My Rails New Workflow With Testing

After playing around with Django a few weekends ago, I decided to stick to Rails for my personal projects. This Quora answer sums up pretty well why I’m choosing Rails.

Another reason I love Rails is because I love test driven development, and Rails has testing at it’s core. I started a new project this morning, and wanted to share my workflow for starting a Rails app with all the Testing gems and configurations set up properly:

make your rails app

$ rails new [APPNAME] --skip-test-unit --skip-bundle -d postgresql
$ cd [APPNAME]

Note: skip the “-d postgresql” part if you’re sticking with sqlite.

configure rvm

$ rvm list
$ rvm use current
$ rvm --create --rvmrc 1.9.3@yourappname

If your current ruby version is old, feel free to use a different one. If you’d like to learn more about rvm, check out this rvm tutorial.

open app in sublime

$ subl .

If you’re using Textmate, you can do “mate .”. You can also just open the project manually via whatever Text Editor you’re using.

configure postgresql

go to config/database.yml
1. change username to [YOUR_USERNAME]
2. add “host: localhost” to the test and development sections

If you’re using sqlite, skip this step. If you’d like to get Postgres, check out my post on how to download and set up Postegresql on your computer.

configure gemfile

open your Gemfile
1. review your past gem files, and copy as necessary. Here is an example of a current Gemfile I’m using as my template. Also, here is a list of my favorite gems for testing.

$ bundle

create your databases

$ rake db:create:all
$ rake db:migrate

set up rspec

$ rails generate rspec:install 

add defaults to rspec

 
$ subl .rspec

add:
– – color
– – drb

adding guard and spork

$ bundle exec spork --bootstrap

go into spec/helper
— cut everything from:
ENV[“RAILS_ENV”] ||= ‘test’
require File.expand_path(“../../config/environment”, __FILE__)
require ‘rspec/rails’
require ‘rspec/autorun’
..
–and paste it into the Spork.prefork section (up top!)

make sure it works…

$ time bundle exec rspec 

make sure Spork works…

$ bundle exec spork

initialize guard with spork and rspec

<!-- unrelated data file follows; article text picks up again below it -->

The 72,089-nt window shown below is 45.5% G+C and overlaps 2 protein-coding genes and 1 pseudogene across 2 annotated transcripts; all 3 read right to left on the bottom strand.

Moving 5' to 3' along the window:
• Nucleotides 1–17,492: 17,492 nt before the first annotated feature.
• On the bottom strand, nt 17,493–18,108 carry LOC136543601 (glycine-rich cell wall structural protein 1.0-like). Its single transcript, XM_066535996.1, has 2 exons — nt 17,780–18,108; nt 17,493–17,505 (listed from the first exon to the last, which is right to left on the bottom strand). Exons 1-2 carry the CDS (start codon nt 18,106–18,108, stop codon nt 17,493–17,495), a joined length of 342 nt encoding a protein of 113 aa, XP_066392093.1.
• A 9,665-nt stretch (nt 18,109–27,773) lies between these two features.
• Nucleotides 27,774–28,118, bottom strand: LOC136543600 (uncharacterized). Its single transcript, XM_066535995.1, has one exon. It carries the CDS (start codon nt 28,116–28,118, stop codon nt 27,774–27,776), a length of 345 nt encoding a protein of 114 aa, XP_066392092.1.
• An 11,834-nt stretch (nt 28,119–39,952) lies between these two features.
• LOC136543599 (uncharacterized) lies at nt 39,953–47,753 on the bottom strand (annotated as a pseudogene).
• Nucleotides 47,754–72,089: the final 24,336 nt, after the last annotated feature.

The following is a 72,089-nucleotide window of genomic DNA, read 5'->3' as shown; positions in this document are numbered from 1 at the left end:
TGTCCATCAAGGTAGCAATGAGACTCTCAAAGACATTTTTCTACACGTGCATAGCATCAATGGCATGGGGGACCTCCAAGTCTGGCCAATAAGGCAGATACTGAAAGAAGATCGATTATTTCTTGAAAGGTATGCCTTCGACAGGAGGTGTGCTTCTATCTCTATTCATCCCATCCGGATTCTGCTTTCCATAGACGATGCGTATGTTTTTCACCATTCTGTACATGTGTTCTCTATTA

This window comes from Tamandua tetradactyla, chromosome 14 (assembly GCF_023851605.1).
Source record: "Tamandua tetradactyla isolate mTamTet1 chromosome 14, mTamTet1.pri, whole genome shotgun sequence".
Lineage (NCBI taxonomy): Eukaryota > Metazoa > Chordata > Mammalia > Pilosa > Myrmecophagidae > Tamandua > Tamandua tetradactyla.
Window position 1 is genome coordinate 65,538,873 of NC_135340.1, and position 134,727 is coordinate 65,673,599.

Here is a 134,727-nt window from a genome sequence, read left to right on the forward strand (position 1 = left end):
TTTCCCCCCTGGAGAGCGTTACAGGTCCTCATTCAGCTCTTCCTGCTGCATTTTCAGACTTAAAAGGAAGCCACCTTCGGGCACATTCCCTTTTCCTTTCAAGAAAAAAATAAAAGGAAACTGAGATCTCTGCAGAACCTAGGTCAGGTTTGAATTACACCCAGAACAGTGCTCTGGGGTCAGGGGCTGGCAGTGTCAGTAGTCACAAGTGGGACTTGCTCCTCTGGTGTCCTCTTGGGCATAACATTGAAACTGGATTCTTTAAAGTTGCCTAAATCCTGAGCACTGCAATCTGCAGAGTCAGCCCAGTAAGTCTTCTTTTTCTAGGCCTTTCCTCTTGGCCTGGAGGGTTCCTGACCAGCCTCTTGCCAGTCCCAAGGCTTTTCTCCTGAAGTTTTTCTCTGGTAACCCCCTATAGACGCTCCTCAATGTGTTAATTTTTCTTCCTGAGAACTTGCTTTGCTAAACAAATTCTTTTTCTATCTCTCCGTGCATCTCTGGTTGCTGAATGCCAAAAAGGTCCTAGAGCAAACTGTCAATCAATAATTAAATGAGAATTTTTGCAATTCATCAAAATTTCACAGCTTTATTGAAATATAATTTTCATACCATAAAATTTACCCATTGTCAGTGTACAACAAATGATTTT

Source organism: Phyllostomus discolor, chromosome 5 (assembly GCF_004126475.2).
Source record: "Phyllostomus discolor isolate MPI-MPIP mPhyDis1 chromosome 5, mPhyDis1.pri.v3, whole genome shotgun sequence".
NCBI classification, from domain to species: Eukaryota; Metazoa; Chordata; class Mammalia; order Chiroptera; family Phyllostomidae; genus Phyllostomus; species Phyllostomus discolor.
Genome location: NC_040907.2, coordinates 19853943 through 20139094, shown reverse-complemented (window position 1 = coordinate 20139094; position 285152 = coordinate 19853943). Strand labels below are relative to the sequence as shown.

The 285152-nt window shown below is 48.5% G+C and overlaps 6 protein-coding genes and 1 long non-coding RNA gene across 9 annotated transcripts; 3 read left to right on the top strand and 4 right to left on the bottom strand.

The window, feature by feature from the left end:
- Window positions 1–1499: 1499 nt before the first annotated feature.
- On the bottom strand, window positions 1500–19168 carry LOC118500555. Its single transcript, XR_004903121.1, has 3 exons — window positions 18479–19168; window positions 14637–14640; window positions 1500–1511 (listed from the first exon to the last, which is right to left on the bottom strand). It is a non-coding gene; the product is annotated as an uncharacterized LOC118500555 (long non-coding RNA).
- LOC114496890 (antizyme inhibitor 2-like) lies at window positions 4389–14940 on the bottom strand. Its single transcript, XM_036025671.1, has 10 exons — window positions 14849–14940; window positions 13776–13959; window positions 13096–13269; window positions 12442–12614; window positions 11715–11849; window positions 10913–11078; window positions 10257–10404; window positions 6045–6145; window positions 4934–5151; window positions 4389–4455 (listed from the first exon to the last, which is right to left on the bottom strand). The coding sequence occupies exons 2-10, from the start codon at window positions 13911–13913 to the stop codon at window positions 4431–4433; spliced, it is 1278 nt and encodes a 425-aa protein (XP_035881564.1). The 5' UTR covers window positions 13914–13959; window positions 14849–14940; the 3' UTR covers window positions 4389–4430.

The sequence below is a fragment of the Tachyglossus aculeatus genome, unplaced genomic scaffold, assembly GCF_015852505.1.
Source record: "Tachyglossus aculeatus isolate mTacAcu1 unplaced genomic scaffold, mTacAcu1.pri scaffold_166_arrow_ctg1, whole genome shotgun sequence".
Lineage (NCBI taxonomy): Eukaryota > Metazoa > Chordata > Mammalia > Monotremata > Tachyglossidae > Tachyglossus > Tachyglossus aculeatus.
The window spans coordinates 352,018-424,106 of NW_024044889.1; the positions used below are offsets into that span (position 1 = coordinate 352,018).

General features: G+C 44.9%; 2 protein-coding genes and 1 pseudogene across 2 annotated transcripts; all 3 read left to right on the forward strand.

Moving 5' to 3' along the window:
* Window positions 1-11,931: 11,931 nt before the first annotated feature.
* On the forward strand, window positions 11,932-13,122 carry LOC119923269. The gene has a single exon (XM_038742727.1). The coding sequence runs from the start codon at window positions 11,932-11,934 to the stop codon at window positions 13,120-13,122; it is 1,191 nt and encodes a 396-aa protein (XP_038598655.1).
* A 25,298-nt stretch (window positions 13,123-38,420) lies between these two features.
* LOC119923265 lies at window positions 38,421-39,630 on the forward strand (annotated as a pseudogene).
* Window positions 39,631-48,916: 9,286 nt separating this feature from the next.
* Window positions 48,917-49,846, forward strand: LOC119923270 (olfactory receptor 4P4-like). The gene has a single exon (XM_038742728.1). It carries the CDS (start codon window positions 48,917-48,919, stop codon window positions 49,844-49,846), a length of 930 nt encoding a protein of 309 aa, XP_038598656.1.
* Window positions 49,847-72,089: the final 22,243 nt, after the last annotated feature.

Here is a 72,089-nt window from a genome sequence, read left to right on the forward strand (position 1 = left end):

$ bundle exec guard init spork
$ guard init rspec

to run guard…

$ bundle exec guard

** but we don’t actually want to run it now

time to install capybara

1. create integration folder in spec folder
2. in /spec_helper.rb add:
require ‘capybara/rspec’
3. create first test, make sure name has _spec in the filename
ex: signin_spec.rb
4. require ‘spec_helper’ in capybara test

For example:

require 'spec_helper'
describe 'user creation' do
  it 'allows a user to sign in via twitter' do
   visit '/users/sign_in'
   page.should have_button 'Sign In With Twitter'
  end
end

adding simple cov (test coverage!)

add this TO THE TOP of /spec_helper.rb

require 'simplecov'
SimpleCov.start 'rails'

setting up fabricators

open config/application.rb and put this under Application

config.generators do |g|
  g.test_framework      :rspec, :fixture => true
  g.fixture_replacement :fabrication
end

… and add the folder “fabricators” to your spec folder
so you’ll have ..spec/fabricators

change README file

$ mv README.rdoc README.md
$ subl README.md

Add the description of your application.

commit to git

$ git init
$ git add .
$ git commit -m "initial commit"

Go to github, create new repository. Copy the last 2 lines of what github lists the next steps are:

$ git remote add origin git@github.com:YOURUSERNAME/YOURPROJECT.git
$ git push -u origin master

push to heroku

$ heroku create
$ heroku rename YOURFUNAPPNAME
$ git push heroku master

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